One of the big topics of discussion at the Gartner SOA event in London last week was, unsurprisingly, Cloud Computing – it is everyone’s favourite hot topic this year. One session by Yefim Natis really focused on some of the implications of this – and before he started I made a couple of notes to myself to test as to whether he would answer them.
The first was whether Cloud could solve the cross-charging issue (I will explain this in a moment) and the second was whether Cloud would present a good opportunity for WebSphere Service Registry and Repository. Both of these issues were items that were nagging at me from listening both to clients in the Vendor showcase and also to other Gartner analysts.
The big one was cross-charging – Massimo Pezzini had addressed this as a critical issue to the future of SOA. There was a conflict of interest for those parts of the business who provided services. For the good of the business they were encouraged to make the business services they provided as reusable and shareable as possible. However then as their reuse grew as the uptake of SOA spread in an organization, who then was responsible for the costs associated with not just the initial work to create a reusable service but also then the increase in traffic as it became a fundamental part of multiple composite applications. The service providing department would become a cost center, faced with ever increasing costs and demands for improved SLAs. This could drive future work to be made highly specialized to avoid this issue, impacting the ability of SOA to really be successful.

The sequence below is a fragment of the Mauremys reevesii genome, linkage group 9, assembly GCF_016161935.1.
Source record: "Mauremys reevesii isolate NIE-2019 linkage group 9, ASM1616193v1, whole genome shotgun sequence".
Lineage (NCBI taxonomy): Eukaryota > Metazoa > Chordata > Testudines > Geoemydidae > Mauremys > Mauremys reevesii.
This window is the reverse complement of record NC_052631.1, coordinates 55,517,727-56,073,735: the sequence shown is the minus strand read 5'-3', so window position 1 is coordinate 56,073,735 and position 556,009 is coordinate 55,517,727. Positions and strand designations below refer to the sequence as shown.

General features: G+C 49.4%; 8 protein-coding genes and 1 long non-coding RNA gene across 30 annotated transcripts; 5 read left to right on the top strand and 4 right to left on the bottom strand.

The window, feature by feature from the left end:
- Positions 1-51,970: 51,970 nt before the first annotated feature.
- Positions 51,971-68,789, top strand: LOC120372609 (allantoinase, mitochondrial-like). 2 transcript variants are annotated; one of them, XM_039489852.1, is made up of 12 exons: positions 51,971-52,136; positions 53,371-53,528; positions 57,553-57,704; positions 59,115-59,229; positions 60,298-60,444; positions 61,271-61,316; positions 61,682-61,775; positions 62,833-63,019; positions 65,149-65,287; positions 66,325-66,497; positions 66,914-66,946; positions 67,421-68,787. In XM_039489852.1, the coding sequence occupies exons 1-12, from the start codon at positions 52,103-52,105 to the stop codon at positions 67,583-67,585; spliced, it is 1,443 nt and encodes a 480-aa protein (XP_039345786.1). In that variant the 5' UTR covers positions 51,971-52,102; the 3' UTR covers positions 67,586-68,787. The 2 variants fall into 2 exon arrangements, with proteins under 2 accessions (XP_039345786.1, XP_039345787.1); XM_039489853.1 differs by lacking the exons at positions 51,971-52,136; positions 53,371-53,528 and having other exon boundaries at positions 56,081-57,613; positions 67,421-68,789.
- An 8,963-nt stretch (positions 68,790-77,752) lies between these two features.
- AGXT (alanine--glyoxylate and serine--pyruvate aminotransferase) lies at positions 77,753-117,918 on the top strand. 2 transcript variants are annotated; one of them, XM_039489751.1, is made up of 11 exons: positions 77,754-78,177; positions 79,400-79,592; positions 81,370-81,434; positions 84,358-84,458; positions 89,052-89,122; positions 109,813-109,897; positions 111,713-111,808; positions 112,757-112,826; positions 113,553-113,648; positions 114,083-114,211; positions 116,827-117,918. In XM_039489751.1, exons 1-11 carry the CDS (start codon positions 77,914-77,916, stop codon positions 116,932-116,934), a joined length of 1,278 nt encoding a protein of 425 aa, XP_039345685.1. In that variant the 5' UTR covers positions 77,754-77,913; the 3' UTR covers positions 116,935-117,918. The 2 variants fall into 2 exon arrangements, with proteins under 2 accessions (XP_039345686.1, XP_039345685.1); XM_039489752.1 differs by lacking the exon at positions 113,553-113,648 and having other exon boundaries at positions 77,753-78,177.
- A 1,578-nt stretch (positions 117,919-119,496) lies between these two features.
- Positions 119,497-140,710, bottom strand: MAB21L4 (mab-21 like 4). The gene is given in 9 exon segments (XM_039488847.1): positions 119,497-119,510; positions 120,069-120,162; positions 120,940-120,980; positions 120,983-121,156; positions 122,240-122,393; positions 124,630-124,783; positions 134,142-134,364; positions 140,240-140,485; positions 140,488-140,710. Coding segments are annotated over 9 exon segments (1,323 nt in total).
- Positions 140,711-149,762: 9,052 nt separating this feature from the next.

Now in IBM we have always been keenly aware of the cross-charging issue, as this has always been important to our mainframe/System z customers. Our products such as WebSphere Message Broker, which functions as a highly capable ESB, have therefore included capabilities to identify and charge users for their use of the environment. But of course in a Cloud – an elastic shared use environment – it is explicitly designed for resource allocation and tracking the user and use. Yefim in his session then proposed that deploying these shareable services in the Cloud, with its ability to track and charge for use could lead to these service providers being seen as profit centers instead of cost centers. Now being a profit center when providing internal services is one thing – moving money from one pot to another within a business does not a profit make. But combine shareable services in the cloud with a move to more dynamic multi-enterprise B2B, sharing the costs with partners, and some of the investment decisions can make sense, as well as streamlining your business connections and processes. A good thought for the future.
The other question I had was around WebSphere Service Registry and Repository (WSRR). I had talked to quite a number of clients at the show who were deploying, or starting to deploy assets connected to one or other of our ESBs – and they were trying to figure out whether this truly made them more dynamic. Of course it does simplify your connectivity to use an ESB but then are you just swapping one change regimen for another? I got a good response talking to them about using WSRR to hold each service step, and to search for the service location through WSRR rather than defining its location in the ESB flow – this allows for very simple updates and changes to services without any disruption to the running processes and ESB flow.
Now of course when the services are defined as ‘in the cloud’ this is the ultimate requirement for flexibility – they will never have a fixed location or definition anywhere other than the cloud so use of a registry to store and locate these will be essential, as well as the other facets it provdes such as identifying rogue services and enforcing business policies. This says to me that when we are talking to our clients about using the cloud, we need to be sure to discuss the use of ESBs and also WSRR.
Lots to do. Should be interesting!